Phobias, in general, are often caused by negative experiences that relate to a particular experience — especially at a young age. If you had a traumatic experience involving a clown in your childhood, it might later develop into coulrophobia.
Similarly, children can pick up behavior from their parents, meaning that phobias can also be passed down between generations. Some research even points to genetics playing a role in this, so some people may be more prone to coulrophobia than others.
But there are a few causes that are specific to coulrophobia. For example, the uncanny effect refers to things that look familiar and unfamiliar at the same time. Clowns, due to their makeup and strange movement, can be a prime trigger for this effect. Seeing something so human that at the same time doesn’t really look like a human can make you uneasy and uncomfortable.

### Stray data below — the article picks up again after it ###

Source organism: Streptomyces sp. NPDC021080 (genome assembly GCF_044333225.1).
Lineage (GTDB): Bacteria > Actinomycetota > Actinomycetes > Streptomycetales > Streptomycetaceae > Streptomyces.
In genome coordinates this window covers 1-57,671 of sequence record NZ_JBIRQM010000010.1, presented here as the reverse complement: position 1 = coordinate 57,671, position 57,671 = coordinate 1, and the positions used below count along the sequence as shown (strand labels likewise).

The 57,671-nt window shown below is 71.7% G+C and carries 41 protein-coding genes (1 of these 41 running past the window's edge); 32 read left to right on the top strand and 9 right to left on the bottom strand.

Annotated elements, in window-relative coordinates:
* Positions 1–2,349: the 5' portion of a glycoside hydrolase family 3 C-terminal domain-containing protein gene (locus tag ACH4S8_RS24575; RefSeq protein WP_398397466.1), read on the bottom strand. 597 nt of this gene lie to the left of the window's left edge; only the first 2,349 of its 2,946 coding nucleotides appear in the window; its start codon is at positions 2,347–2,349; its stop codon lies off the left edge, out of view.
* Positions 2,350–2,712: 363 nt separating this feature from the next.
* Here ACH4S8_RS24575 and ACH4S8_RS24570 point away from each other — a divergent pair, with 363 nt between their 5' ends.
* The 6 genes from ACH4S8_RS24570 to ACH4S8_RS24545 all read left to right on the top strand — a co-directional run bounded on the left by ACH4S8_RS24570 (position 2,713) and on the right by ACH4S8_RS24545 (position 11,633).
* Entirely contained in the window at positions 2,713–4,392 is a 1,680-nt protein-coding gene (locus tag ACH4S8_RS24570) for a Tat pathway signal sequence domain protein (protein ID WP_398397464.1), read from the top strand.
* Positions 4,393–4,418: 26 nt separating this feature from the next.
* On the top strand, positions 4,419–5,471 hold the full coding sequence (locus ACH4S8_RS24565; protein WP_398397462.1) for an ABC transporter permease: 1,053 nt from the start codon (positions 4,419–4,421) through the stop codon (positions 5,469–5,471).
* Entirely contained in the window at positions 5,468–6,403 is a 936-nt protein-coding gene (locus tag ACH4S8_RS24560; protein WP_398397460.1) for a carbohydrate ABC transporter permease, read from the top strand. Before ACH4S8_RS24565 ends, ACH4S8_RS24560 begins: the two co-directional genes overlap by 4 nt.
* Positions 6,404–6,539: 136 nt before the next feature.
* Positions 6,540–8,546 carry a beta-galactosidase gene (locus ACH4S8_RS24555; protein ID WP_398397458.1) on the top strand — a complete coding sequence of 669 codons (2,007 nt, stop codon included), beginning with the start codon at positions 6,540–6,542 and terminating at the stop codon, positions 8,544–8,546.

In the same vein, clowns can elude basic pattern recognition due to their makeup. The brain is able to pick up subtle signals that show emotion. Clowns' face paint sends mixed signals to your brain, making you uneasy and further amplifying the uncanny effect.
Lastly, pop culture can also take a toll on your fear of clowns. Movies like It can portray clowns as evil, which sometimes translates to coulrophobia. This is especially true for small children, who may become traumatized after seeing horror movies.
People with coulrophobia usually only show signs when seeing, being near, or thinking about clowns. Events like Halloween parties, circuses, birthday parties, and horror movies are common triggers for this condition.